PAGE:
Fifteen Egyptian groups called on Tuesday for women's rights to be guaranteed in the new constitution, after a popular uprising that toppled the regime paved the way for a new charter.
"We are not proposing a new constitution, but we want women's rights to be included," Amina ElBendary, a professor of Arab and Islamic Civilisation at the American University in Cairo, and one of the signatories, told a news conference.
"We have simply put forward some suggestions of clauses which could be included in the next constitution," she said.
After eight weeks of research in various parts of Egypt, the 15 groups are calling for a women's quota in parliament and in local councils, as well as equal rights for women at work and in education.
"The women we have met are very concerned about their rights, they want the law to protect them," said Azza Soleiman, a long-time women's rights activist.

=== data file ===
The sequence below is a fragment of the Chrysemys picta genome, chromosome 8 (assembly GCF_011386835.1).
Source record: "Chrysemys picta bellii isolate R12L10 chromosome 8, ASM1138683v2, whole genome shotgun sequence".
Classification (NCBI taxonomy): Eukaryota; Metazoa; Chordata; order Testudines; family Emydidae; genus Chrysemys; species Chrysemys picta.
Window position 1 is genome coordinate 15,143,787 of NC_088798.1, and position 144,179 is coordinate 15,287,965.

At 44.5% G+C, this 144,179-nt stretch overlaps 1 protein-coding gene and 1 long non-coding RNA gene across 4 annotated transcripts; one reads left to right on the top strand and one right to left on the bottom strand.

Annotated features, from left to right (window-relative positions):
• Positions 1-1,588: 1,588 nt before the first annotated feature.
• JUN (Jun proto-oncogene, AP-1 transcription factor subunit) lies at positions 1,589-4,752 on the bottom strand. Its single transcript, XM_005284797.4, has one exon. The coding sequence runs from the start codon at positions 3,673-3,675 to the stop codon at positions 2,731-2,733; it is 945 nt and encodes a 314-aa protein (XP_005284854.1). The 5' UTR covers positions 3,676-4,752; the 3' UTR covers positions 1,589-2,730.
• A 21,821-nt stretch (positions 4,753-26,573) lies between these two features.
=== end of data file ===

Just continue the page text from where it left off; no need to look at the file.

"The women are not questioning the sharia," the Islamic law on which personal status laws are based, "but they want the law clearly defined because the interpretations can vary," she said.
"We don't want Egypt to adopt the same interpretation as in Saudi Arabia," said Soleiman.
The statement comes as Egyptians await a new constitution, after the previous one was suspended by the Supreme Council of the Armed Forces (SCAF) which took power when president Hosni Mubarak was ousted in February.
The SCAF has said parliamentary elections would take place before the end of the year, after which a new constitution would be drafted and a presidential election would be set.
But a debate has raged over whether elections or a new constitution should come first.
It is expected that early elections would benefit the well-entrenched Muslim Brotherhood, and many have called for a constitution first so as not to give Islamists too much power in drafting it.
The military rulers recently announced that the women's quota in parliament, established by Mubarak, would be abolished.
In the last parliamentary elections in 2010, women had a quota of 64 seats in the 445-member parliament, or around 13 percent.